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Obstructive Lung Diseases |

Initial Presentation of Sarcoidosis in the Very Elderly: Report of Two Cases

Hemantkumar Raval, MD; Craig Thurm, MD; Alan Fein, MD; Kelly Cervellione, MA; Bhargav Patel, MD; Carolina De Elia
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Jamaica Hospital Medical Center, Jamaica, NY


Chest. 2013;144(4_MeetingAbstracts):670A. doi:10.1378/chest.1705125
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Abstract

SESSION TITLE: Interstitial Lung Disease Case Report Posters II

SESSION TYPE: Affiliate Case Report Poster

PRESENTED ON: Tuesday, October 29, 2013 at 01:30 PM - 02:30 PM

INTRODUCTION: Sarcoidosis is most common in African-Americans between 20 and 40 years of age. Ninety percent of sarcoidosis patients will present with some form of lung disease, which may be asymptomatic. Sarcoidosis in elderly patients greater than 80 years is unusual, accounting for <1% of cases. We present two cases of initial presentation of sarcoidosis in very elderly patients, an 89-year-old asymptomatic woman diagnosed incidentally and an 86-year-old symptomatic woman with both pulmonary and ocular sarcoidosis.

CASE PRESENTATION: Case 1: An 88-year-old never smoking African-American female with multiple comorbidities including hypertension and diabetes presented with right leg cellulitis. Physical examination was otherwise normal without any skin, eye, cardiovascular or CNS findings. She denied any respiratory symptoms. Chest x-ray revealed pulmonary nodular infiltrates. PFTs revealed restriction. CT chest confirmed mediastinal lymphadenopathy with nodular infiltrates. Endobronchial and transbronchial biopsies showed non-caseating granulomas, confirming a diagnosis of sarcoidosis. Case 2: An 86-year-old white female with multiple comorbidities including breast cancer status-post mastectomy and radiotherapy 13 years prior presented with dyspnea on exertion associated with chest pain. Complete cardiac work-up including echo, stress test and pulmonary function tests failed to reveal cause of symptoms. CT of the chest showed significant mediastinal lymphadenopathy. PET scan showed diffuse hypermetabolic lesions in mediastinal and supraclavicular lymph nodes. EBUS and follow-up biopsy of the precarinal lymph node revealed non-caseating granulomas. Her symptoms initially improved with steroids, though she relapsed with both systemic symptoms and right 6th nerve palsy, thought to be secondary to sarcoidosis.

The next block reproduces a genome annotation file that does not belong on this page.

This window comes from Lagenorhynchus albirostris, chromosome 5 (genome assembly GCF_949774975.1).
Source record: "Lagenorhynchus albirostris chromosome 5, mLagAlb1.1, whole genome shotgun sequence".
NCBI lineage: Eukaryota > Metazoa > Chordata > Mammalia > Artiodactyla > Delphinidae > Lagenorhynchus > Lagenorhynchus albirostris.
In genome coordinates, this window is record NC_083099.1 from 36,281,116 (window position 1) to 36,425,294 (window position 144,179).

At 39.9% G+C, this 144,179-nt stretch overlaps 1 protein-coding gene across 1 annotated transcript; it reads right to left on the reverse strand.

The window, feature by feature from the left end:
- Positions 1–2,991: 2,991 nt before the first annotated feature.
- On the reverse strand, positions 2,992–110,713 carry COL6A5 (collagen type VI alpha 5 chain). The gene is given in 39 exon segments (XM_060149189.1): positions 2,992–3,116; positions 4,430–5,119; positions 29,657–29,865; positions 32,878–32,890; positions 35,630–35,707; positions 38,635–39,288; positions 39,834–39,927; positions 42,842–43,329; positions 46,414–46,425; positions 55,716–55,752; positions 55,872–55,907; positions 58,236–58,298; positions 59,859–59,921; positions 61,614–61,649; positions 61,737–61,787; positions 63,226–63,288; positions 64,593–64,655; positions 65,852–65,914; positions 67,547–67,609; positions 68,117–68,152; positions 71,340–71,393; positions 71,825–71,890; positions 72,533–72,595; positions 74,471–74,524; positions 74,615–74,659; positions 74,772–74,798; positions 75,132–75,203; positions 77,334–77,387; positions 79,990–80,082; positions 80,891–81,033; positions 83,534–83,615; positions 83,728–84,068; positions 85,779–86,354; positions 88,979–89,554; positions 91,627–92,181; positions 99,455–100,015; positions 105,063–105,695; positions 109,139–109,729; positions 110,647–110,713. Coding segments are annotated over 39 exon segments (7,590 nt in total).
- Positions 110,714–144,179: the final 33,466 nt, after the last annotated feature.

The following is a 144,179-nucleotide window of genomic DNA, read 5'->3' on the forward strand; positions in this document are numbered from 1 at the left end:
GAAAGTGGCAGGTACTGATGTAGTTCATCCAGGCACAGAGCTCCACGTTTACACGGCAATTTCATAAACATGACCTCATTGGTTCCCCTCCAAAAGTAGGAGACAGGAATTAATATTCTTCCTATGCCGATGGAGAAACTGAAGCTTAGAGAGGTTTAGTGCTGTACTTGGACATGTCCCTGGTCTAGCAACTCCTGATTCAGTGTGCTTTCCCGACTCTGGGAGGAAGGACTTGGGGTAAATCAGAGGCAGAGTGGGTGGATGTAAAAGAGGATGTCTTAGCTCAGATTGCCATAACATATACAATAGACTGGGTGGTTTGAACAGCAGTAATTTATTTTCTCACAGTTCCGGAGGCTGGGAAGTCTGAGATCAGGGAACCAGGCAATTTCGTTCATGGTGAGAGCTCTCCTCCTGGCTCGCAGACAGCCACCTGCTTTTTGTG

DISCUSSION: Here we report on two patients who were initially diagnosed with sarcoidosis in their late 80s. A very small percentage of patients with sarcoidosis present in the elderly or very elderly, while the majority of patients present under the age of 40. There is a female predominance in these elderly patients. They usually presents with anorexia, fatigue, cough and dyspnea. Diagnosis may be challenging in the elderly, especially in light of other common diagnoses more frequently seen in the aging population such as malignancy and CHF. Treatment is also likely to be more complicated; steroid-related adverse effects are usually higher in elderly.

CONCLUSIONS: A diagnosis of sarcoidosis should not be discounted solely because of advanced age, especially in patients with consistent clinical and radiographic findings.

Reference #1: Lodha S, Sanchez M, Sarcoidosis of the skin: a review for the pulmonologist. Chest 2009; 136:583.

Reference #2: Iannuzzi MC, Rybicki BA, Teirstein AS. Sarcoidosis. N Engl J Med 2007; 357:2153.

DISCLOSURE: The following authors have nothing to disclose: Hemantkumar Raval, Craig Thurm, Alan Fein, Kelly Cervellione, Bhargav Patel, Carolina De Elia

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